You have the legal right to use your own equipment on your side of the ISP’s box as long as it doesn’t interfere with anyone else’s service, according to the FCC and well-settled case law. There seems to be only one ISP in the USA with the stubborn contempt for customers necessary to deny that right even in court; its name is Armstrong, which should be spelled “strongarm.” Fortunately, its customer-victims are confined to parts of Pennsylvania, Ohio, New York, West Virginia, Kentucky, and Maryland.

Protecting the IP addresses of the DNS servers that your router uses to look up Internet sites is another security essential that cheap routers neglect. These DNS server IP addresses are stored in the router’s memory. A badly secured router leaves it vulnerable to “DNS hijacking” in which requests for domain name lookups are misdirected to an attacker’s bogus DNS server, and what you see in your browser’s address bar may not be the site that you think it is.

Consider a “Business-Grade” Router

“Business-grade” routers are another matter in more ways than their prices, which start at roughly $100 higher than consumer routers. Enough businesses have competent IT staff to make router manufacturers spend money on software and security, costs which businesses are willing to pay.

If your home network’s security is worth $100 to $150 amortized over five years, then you should be willing to buy a better router, too. If you are paying for malware protection of individual devices on your home network, a competent router makes that investment more worthwhile; otherwise, you are sacrificing the redundancy that makes security as good as it can be.

What You Can Do For Free

That said, here are some things you can do to configure better security on any router. I cannot provide detailed instructions for your specific router; but in most cases you'll start by connecting to your router via this address: and providing the admin username and password. If you need help logging into your router, or changing the settings once logged in, contact your ISP or look for instructions online.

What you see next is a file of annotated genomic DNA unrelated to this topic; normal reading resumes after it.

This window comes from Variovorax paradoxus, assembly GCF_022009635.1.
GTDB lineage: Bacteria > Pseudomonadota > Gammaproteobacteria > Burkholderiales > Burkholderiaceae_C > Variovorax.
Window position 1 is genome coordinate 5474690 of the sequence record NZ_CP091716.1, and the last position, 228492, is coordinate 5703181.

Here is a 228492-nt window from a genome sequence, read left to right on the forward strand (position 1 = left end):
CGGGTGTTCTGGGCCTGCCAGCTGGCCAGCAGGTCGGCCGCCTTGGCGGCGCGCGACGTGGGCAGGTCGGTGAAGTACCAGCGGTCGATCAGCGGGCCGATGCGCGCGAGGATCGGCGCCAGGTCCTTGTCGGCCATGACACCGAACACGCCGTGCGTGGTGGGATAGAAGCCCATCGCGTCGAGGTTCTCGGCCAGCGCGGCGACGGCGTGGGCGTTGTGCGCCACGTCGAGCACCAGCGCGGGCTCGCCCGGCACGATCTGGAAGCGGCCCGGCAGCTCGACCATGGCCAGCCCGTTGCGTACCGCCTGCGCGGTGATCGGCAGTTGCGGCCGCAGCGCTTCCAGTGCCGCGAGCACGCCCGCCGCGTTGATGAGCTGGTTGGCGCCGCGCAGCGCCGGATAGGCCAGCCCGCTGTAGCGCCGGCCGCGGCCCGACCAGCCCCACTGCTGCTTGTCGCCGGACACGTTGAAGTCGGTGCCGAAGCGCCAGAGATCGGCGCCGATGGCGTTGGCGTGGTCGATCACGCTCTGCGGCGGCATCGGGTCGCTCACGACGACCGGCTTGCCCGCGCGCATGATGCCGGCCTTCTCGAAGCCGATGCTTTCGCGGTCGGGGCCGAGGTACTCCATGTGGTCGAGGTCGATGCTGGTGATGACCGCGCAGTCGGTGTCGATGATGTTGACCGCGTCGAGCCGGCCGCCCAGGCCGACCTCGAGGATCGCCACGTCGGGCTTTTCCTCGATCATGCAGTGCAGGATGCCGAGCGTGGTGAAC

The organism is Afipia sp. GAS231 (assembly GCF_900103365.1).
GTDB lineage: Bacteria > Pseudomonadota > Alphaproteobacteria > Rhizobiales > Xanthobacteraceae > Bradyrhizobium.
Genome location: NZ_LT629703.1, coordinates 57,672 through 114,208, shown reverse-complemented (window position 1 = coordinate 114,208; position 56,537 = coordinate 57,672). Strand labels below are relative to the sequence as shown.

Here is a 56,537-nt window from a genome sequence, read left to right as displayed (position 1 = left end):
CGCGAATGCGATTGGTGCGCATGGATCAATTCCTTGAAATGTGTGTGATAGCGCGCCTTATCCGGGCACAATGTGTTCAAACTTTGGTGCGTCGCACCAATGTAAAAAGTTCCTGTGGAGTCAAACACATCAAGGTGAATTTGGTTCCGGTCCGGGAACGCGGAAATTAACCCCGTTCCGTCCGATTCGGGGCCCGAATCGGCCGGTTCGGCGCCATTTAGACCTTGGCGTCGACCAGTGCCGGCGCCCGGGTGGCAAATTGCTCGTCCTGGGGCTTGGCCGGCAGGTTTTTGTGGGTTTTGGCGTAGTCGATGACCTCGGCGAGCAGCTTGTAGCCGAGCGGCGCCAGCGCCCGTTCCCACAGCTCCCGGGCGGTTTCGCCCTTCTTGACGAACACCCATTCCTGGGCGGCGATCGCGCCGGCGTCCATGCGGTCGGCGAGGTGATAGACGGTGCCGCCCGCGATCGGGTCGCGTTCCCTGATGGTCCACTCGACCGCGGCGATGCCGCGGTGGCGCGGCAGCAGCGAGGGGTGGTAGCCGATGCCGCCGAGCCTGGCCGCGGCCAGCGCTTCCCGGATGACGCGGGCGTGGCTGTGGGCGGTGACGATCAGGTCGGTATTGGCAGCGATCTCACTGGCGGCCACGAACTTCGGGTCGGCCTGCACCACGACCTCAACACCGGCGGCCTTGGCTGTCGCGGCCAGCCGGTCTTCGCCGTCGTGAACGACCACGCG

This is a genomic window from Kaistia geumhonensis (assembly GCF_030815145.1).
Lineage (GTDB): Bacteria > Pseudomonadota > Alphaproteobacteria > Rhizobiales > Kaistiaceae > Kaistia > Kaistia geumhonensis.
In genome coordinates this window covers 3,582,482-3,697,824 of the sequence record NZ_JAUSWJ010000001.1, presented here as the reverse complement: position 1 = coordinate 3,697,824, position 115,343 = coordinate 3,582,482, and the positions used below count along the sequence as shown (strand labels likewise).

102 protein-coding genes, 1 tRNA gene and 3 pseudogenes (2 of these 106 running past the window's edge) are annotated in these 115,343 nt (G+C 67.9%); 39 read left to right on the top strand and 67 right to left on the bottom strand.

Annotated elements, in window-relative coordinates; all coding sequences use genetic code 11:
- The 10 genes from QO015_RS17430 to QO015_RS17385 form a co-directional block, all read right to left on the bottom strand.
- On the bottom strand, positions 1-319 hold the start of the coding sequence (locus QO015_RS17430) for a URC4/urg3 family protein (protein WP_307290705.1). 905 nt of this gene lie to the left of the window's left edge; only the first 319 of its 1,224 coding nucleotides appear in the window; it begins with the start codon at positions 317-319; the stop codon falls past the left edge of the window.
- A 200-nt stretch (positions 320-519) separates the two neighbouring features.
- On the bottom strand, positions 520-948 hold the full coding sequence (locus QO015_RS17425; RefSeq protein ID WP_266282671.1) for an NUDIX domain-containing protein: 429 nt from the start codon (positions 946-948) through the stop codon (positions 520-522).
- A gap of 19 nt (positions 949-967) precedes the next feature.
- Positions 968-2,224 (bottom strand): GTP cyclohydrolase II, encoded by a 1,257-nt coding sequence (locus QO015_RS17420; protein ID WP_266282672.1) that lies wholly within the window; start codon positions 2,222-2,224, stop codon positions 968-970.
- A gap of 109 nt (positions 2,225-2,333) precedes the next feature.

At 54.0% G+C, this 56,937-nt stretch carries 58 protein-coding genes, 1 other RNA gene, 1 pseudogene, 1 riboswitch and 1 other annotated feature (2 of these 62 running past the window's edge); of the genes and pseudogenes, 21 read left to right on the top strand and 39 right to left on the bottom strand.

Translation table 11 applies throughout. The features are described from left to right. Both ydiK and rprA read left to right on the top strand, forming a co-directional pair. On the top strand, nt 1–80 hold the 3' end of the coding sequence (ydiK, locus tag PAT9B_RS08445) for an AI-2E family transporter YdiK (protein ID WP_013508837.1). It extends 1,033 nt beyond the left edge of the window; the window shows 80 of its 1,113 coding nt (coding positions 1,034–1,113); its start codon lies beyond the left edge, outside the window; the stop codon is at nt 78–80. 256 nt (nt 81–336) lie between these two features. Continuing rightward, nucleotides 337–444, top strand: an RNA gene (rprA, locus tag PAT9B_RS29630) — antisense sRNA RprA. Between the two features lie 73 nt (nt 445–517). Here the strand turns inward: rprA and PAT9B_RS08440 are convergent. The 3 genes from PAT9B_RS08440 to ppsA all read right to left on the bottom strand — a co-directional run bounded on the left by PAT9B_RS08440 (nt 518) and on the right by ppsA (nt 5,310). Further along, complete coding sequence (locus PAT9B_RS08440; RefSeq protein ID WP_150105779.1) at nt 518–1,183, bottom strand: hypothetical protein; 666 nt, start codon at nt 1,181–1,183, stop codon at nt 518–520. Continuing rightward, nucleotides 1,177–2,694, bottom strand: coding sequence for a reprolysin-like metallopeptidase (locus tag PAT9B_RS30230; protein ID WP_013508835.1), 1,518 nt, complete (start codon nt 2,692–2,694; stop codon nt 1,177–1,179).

Your first task is to change the administrator’s password; this one cannot be repeated often enough. Many routers ship with a default password, or no password at all, leaving them wide open to attack.

Disable remote administration: discussed above. The router should be accessible only via a physical Ethernet cable, or from a specific, fixed IP address of a device designated for the administration of the router (such as the owner’s PC or phone).,

Change the router’s IP address. Hackers typically look for vulnerable routers at a factory-default IP address like; if that fails, the attack fails in all but the most sophisticated campaigns. But there is no reason a router can’t have another IP address, and your router’s administration interface should allow you to make such a change.

For example, you could choose as your router’s IP address. Log in to the router’s administrative interface in the usual way, via the default IP address. Navigate to the page that enables changes to the router’s IP address and make your change. Save changes and reboot the router. Henceforth, enter the router’s new IP address in your browser’s address bar to access the router’s admin interface.

Keep router firmware up to date. Automatic updating of router firmware should be as standard as automatic Windows Update on all routers; don’t buy a new router without it. Newer models from Linksys, dubbed “Smart WiFi Routers,” include automatic firmware updates as an option. Google WiFi Routers – the brand name that replaced Google’s OnHub line - also auto-update. Certain Netgear routers can update firmware automatically.

Changing the router’s default password is the first, easy step towards router security you can count on. If you also perform any one of these reinforcements to your router’s security, you will have thwarted a significant portion of other potential attacks. Implement all of these suggestions and your router security can be “business-grade” (or reasonably close) for free.

Your thoughts on this topic are welcome. Post your comment or question below...

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Most recent comments on "[HOWTO] Protect Your Router Now"

Posted by:

Bob K
21 Jun 2018

What are the thoughts on replacing a router's firmware with one of the after-market ones that are available (if one is available for your router)?

Posted by:

21 Jun 2018

I have one of those Linksys Smart WiFi Routers. I don't like that Linksys keeps trying to get me to create an account on their server and manage my router from that account. Also, during hurricane Irma, I lost internet connectivity for several days. I could not log into my modem during those days because my router could not call home to Linksys. I am in the process of researching open source firmware for my router. Linksys seems as bad as Google when it comes to collecting internet data. Maybe Bob can do an article about OpenWRT?

Posted by:

21 Jun 2018

"For the record, the “modem” that Comcast and other ISPs talk about is the black box they overcharge you to rent."